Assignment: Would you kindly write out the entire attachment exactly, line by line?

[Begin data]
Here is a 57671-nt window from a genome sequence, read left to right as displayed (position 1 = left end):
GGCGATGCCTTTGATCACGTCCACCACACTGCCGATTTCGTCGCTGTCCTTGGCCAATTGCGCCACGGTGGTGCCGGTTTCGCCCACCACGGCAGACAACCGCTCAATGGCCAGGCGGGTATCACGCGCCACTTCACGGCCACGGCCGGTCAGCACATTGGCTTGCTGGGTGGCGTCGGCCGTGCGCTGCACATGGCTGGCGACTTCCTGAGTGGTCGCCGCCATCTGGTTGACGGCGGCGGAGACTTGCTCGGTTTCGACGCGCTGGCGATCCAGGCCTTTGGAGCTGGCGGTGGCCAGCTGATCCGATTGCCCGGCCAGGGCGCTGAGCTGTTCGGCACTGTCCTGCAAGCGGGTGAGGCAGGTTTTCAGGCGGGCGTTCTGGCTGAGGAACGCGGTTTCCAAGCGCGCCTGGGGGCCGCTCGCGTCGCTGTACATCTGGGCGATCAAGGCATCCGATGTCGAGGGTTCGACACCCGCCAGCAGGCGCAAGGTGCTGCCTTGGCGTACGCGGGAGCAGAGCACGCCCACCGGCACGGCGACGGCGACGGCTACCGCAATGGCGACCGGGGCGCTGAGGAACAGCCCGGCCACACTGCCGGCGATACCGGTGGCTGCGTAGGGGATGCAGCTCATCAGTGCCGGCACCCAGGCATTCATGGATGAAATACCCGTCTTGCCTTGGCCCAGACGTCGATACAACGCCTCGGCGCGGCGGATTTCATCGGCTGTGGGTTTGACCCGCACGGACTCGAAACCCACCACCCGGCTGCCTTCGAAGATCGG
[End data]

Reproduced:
Here is a 57671-nt window from a genome sequence, read left to right as displayed (position 1 = left end):
GGCGATGCCTTTGATCACGTCCACCACACTGCCGATTTCGTCGCTGTCCTTGGCCAATTGCGCCACGGTGGTGCCGGTTTCGCCCACCACGGCAGACAACCGCTCAATGGCCAGGCGGGTATCACGCGCCACTTCACGGCCACGGCCGGTCAGCACATTGGCTTGCTGGGTGGCGTCGGCCGTGCGCTGCACATGGCTGGCGACTTCCTGAGTGGTCGCCGCCATCTGGTTGACGGCGGCGGAGACTTGCTCGGTTTCGACGCGCTGGCGATCCAGGCCTTTGGAGCTGGCGGTGGCCAGCTGATCCGATTGCCCGGCCAGGGCGCTGAGCTGTTCGGCACTGTCCTGCAAGCGGGTGAGGCAGGTTTTCAGGCGGGCGTTCTGGCTGAGGAACGCGGTTTCCAAGCGCGCCTGGGGGCCGCTCGCGTCGCTGTACATCTGGGCGATCAAGGCATCCGATGTCGAGGGTTCGACACCCGCCAGCAGGCGCAAGGTGCTGCCTTGGCGTACGCGGGAGCAGAGCACGCCCACCGGCACGGCGACGGCGACGGCTACCGCAATGGCGACCGGGGCGCTGAGGAACAGCCCGGCCACACTGCCGGCGATACCGGTGGCTGCGTAGGGGATGCAGCTCATCAGTGCCGGCACCCAGGCATTCATGGATGAAATACCCGTCTTGCCTTGGCCCAGACGTCGATACAACGCCTCGGCGCGGCGGATTTCATCGGCTGTGGGTTTGACCCGCACGGACTCGAAACCCACCACCCGGCTGCCTTCGAAGATCGG